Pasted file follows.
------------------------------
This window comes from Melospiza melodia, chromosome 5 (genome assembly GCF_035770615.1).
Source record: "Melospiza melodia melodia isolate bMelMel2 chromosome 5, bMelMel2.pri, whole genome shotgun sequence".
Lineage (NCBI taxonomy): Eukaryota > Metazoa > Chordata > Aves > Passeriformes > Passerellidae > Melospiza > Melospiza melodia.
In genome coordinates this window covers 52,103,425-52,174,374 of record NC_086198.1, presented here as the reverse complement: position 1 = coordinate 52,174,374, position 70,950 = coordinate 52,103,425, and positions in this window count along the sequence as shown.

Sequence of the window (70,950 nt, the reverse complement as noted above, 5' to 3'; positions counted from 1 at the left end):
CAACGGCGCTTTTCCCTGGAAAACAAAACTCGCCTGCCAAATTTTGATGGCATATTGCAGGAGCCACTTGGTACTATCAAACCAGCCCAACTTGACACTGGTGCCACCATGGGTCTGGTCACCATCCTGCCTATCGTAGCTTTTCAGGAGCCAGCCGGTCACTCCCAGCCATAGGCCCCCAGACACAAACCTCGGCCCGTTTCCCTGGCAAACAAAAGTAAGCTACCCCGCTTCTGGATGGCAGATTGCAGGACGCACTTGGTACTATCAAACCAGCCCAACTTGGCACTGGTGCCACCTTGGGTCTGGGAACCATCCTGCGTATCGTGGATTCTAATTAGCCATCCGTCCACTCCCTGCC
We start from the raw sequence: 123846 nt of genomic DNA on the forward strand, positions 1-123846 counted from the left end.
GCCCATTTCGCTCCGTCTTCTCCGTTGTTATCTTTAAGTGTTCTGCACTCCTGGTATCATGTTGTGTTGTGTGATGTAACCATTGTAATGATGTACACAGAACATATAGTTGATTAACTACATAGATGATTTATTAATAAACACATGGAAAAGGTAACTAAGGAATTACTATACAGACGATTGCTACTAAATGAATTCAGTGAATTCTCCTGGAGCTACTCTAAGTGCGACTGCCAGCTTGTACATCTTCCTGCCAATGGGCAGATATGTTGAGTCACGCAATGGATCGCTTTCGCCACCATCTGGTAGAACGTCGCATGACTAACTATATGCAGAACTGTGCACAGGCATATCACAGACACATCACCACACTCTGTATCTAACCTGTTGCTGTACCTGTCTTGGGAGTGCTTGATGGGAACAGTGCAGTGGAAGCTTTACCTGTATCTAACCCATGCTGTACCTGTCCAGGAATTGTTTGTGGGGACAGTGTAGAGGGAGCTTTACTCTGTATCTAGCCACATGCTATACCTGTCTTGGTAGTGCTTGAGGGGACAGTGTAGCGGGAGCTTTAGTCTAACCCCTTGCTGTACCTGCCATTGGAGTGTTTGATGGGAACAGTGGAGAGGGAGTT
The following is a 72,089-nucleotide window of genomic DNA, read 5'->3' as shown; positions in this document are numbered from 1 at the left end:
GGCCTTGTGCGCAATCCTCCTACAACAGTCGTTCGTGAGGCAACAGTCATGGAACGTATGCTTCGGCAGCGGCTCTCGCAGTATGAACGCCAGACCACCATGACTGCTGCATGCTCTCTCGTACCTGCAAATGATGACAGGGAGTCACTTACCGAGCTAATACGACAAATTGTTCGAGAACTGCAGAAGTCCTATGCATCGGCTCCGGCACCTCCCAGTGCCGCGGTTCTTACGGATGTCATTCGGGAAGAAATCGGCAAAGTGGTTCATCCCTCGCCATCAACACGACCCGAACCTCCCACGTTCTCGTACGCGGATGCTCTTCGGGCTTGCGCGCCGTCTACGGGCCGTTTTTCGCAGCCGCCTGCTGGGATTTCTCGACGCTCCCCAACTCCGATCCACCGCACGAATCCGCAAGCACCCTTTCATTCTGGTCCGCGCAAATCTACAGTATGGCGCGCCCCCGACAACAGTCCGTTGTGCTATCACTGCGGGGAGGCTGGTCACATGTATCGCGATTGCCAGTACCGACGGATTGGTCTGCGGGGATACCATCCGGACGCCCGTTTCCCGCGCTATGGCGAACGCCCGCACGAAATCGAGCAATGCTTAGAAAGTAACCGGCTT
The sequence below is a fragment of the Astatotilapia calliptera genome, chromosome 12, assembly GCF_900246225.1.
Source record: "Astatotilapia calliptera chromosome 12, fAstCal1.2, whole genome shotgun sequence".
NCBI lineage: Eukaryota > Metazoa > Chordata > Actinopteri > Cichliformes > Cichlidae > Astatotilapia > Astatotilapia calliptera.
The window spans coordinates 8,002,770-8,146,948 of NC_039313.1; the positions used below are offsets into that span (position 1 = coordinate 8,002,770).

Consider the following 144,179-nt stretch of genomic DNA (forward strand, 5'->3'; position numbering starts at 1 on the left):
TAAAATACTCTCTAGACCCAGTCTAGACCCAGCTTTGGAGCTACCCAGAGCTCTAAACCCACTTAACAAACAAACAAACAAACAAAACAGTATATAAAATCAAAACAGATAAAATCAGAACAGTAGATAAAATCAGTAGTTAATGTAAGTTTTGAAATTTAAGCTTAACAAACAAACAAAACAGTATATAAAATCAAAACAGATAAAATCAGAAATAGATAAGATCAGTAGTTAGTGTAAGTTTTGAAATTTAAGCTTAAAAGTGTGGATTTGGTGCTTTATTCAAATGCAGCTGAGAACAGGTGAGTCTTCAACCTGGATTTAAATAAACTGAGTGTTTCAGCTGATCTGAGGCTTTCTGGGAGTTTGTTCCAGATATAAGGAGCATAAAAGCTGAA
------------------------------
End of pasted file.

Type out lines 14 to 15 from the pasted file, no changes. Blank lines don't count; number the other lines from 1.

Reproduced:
The window spans coordinates 8,002,770-8,146,948 of NC_039313.1; the positions used below are offsets into that span (position 1 = coordinate 8,002,770).

Consider the following 144,179-nt stretch of genomic DNA (forward strand, 5'->3'; position numbering starts at 1 on the left):